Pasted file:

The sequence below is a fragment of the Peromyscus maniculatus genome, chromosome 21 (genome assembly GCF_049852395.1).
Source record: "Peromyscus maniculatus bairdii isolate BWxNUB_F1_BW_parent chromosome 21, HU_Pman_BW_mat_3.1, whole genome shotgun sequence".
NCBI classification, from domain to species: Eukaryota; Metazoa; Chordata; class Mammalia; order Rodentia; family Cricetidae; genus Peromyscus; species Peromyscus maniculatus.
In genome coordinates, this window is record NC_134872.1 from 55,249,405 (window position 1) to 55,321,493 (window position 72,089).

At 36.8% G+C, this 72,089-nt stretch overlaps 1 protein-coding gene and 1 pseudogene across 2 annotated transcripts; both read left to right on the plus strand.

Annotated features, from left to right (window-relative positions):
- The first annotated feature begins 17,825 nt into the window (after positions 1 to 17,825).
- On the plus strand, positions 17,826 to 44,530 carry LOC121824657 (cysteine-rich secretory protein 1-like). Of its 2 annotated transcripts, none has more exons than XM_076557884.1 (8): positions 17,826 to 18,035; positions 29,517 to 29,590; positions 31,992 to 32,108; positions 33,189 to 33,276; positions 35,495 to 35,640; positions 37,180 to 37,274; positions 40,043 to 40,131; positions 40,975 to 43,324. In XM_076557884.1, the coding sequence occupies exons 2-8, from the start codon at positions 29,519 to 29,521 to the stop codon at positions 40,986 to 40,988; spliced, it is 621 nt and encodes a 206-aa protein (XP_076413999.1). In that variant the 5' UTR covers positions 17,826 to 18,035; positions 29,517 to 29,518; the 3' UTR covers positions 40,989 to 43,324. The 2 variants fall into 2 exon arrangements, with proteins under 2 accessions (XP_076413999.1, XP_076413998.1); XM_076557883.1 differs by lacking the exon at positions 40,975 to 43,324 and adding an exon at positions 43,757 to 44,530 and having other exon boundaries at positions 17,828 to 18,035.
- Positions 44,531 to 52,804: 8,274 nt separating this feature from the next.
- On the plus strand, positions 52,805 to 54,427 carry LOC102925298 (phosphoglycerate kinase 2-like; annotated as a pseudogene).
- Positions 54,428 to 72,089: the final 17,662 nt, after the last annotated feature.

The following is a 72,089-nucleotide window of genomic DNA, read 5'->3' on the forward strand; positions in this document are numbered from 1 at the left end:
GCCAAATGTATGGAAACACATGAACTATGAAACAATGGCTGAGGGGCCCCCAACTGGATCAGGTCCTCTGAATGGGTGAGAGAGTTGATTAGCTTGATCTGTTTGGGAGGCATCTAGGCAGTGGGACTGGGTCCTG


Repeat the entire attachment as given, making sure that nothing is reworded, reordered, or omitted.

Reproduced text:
The sequence below is a fragment of the Peromyscus maniculatus genome, chromosome 21 (genome assembly GCF_049852395.1).
Source record: "Peromyscus maniculatus bairdii isolate BWxNUB_F1_BW_parent chromosome 21, HU_Pman_BW_mat_3.1, whole genome shotgun sequence".
NCBI classification, from domain to species: Eukaryota; Metazoa; Chordata; class Mammalia; order Rodentia; family Cricetidae; genus Peromyscus; species Peromyscus maniculatus.
In genome coordinates, this window is record NC_134872.1 from 55,249,405 (window position 1) to 55,321,493 (window position 72,089).

At 36.8% G+C, this 72,089-nt stretch overlaps 1 protein-coding gene and 1 pseudogene across 2 annotated transcripts; both read left to right on the plus strand.

Annotated features, from left to right (window-relative positions):
- The first annotated feature begins 17,825 nt into the window (after positions 1 to 17,825).
- On the plus strand, positions 17,826 to 44,530 carry LOC121824657 (cysteine-rich secretory protein 1-like). Of its 2 annotated transcripts, none has more exons than XM_076557884.1 (8): positions 17,826 to 18,035; positions 29,517 to 29,590; positions 31,992 to 32,108; positions 33,189 to 33,276; positions 35,495 to 35,640; positions 37,180 to 37,274; positions 40,043 to 40,131; positions 40,975 to 43,324. In XM_076557884.1, the coding sequence occupies exons 2-8, from the start codon at positions 29,519 to 29,521 to the stop codon at positions 40,986 to 40,988; spliced, it is 621 nt and encodes a 206-aa protein (XP_076413999.1). In that variant the 5' UTR covers positions 17,826 to 18,035; positions 29,517 to 29,518; the 3' UTR covers positions 40,989 to 43,324. The 2 variants fall into 2 exon arrangements, with proteins under 2 accessions (XP_076413999.1, XP_076413998.1); XM_076557883.1 differs by lacking the exon at positions 40,975 to 43,324 and adding an exon at positions 43,757 to 44,530 and having other exon boundaries at positions 17,828 to 18,035.
- Positions 44,531 to 52,804: 8,274 nt separating this feature from the next.
- On the plus strand, positions 52,805 to 54,427 carry LOC102925298 (phosphoglycerate kinase 2-like; annotated as a pseudogene).
- Positions 54,428 to 72,089: the final 17,662 nt, after the last annotated feature.

The following is a 72,089-nucleotide window of genomic DNA, read 5'->3' on the forward strand; positions in this document are numbered from 1 at the left end:
GCCAAATGTATGGAAACACATGAACTATGAAACAATGGCTGAGGGGCCCCCAACTGGATCAGGTCCTCTGAATGGGTGAGAGAGTTGATTAGCTTGATCTGTTTGGGAGGCATCTAGGCAGTGGGACTGGGTCCTG